Some people shot us weird looks when we announced “bugs” as the theme for the final issue of LiP. A few others reacted with exuberance, as if all this time we’d been talking about the political, what they’d been really wanting to read about was the entomological.
This issue was an attempt to slip a certain noose of predictable political formulations. One of several operational definitions given for “politics” is “the total complex of relations between people living in society,” yet the obvious interdependence of human beings and the natural and animal world makes it reasonable to expand the definition of politics to include, well, just about everything; even—especially, as it turns out—bugs.
“Approximately 3.5 million people in the U.S. are homeless, many of them veterans. It is worth noting that, at the same time, there are 18.5 million vacant homes in the country.” – Tanuka Loha, Amnesty International, December 2011
by Erin Wiegand
IT’S A COLD, WINDY NIGHT IN SAN FRANCISCO, and three men are about to take shelter in a vacant apartment building. One of them digs a crowbar and bolt cutters out of his backpack; another keeps a careful eye out for police or passersby. In a matter of seconds they’ve snipped off the lock and opened the door. They survey the house, looking for any signs of occupancy or renovation—newspapers or mail, paint buckets or ladders. Satisfied that the house has been empty for some time, they relax and settle down for the night. Tomorrow, they’ll put a new padlock on the door, and set about fixing up their new home.
Thousands of miles away in Amsterdam, 50 young people have set up a barricade outside the front of a large building. The police, in full riot gear, file out of their vans and form a line opposite them. Inside the house, the doors have been reinforced with sheets of scrap plywood. The last remaining people in the building pour bottles of vegetable oil down the stairs in order to slow the cops down. Outside, the police raise their batons and charge the house.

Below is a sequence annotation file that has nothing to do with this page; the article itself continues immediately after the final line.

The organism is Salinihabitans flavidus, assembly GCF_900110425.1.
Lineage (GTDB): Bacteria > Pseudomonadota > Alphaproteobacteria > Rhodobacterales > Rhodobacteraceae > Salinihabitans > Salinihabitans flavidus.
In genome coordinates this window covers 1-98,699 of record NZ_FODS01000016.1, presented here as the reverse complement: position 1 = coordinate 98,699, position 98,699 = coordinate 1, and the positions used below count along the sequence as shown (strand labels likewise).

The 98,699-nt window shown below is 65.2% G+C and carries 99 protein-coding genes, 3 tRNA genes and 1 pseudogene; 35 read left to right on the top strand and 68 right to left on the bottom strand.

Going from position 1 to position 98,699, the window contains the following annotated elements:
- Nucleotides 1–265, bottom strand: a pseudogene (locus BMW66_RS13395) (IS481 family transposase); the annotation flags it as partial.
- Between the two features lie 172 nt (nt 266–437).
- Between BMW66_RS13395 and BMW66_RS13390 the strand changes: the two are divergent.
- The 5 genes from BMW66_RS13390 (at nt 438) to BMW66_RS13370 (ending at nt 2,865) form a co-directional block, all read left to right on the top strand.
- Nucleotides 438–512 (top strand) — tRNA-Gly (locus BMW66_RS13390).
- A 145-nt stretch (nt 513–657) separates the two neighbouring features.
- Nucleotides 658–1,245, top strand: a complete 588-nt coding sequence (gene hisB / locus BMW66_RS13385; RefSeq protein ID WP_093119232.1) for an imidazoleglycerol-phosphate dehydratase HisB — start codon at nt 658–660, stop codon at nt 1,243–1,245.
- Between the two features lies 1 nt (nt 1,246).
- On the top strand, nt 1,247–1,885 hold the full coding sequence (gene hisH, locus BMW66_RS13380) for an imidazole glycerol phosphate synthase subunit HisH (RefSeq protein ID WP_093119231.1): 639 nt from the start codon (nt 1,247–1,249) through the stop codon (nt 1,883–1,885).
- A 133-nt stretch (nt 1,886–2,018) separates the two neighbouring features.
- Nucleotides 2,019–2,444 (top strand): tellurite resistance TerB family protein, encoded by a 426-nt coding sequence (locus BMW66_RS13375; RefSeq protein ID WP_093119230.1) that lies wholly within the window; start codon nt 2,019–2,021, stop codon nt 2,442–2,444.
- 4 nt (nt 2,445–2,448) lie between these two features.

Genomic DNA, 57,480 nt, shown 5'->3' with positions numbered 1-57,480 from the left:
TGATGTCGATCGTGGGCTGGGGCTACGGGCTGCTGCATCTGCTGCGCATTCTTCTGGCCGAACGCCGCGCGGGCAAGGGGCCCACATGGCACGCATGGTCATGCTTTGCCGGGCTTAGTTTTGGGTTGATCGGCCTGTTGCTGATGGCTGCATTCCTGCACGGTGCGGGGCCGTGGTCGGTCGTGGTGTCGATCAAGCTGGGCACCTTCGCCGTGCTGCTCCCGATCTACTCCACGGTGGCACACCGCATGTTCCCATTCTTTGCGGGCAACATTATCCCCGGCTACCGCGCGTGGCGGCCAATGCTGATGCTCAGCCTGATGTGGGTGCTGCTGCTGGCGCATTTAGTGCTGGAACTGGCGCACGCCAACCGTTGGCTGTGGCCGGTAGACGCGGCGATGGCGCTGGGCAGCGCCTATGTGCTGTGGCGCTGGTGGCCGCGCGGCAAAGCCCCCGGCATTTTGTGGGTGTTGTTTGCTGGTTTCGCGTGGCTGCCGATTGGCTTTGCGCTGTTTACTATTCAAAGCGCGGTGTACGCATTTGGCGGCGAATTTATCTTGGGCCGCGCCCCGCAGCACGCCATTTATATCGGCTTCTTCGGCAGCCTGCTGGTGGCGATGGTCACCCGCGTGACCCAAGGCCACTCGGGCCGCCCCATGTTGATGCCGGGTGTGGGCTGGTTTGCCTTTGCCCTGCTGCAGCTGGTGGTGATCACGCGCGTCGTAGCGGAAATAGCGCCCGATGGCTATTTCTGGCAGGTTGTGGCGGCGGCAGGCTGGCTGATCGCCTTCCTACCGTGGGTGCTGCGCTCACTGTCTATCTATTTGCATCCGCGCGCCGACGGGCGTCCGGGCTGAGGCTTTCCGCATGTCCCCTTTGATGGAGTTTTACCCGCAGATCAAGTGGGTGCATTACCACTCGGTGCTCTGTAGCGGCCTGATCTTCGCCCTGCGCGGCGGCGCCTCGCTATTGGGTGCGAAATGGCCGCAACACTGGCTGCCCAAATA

With one book written on cadavers (Stiff: The Curious Lives of Human Cadavers) and another on ghosts (Spook: Science Tackles the Afterlife), you might expect Mary Roach to be a pretty disturbed individual. She’s not. While her subject matter tends towards the macabre, Roach is simply one of those writers who’s fascinated by the unusual, the unlikely, and the more-than-a-little-disturbing.
Whether she’s writing about post-death opportunities for employment or the origins of ectoplasm, she has the uncanny ability to satisfy the morbid curiosity you never knew you had…
As legends go, San Francisco is the place for sexual debauchery, gender transgression and political deviance (not to mention sexual deviance, gender debauchery and political transgression). The reality is that while San Francisco still shelters outsider queer cultures unimaginable in most other cities, these cultures of resistance have been ravaged by AIDS, drug addiction and gentrification. Direct on-the-street violence by rampaging straights remains rare in comparison to other queer destination cities like New York, Chicago or New Orleans, but a newer threat has emerged. San Francisco, more than any other US city, is the place where a privileged gay (and lesbian) elite has actually succeeded at its goal of becoming part of the power structure. Unfortunately (but not surprisingly), members of the gaysbian elite use their newfound influence to oppress less privileged queers in order to secure their status within the status quo. This pattern occurs nationwide, but San Francisco is the place where the violence of this assimilation is most palpable.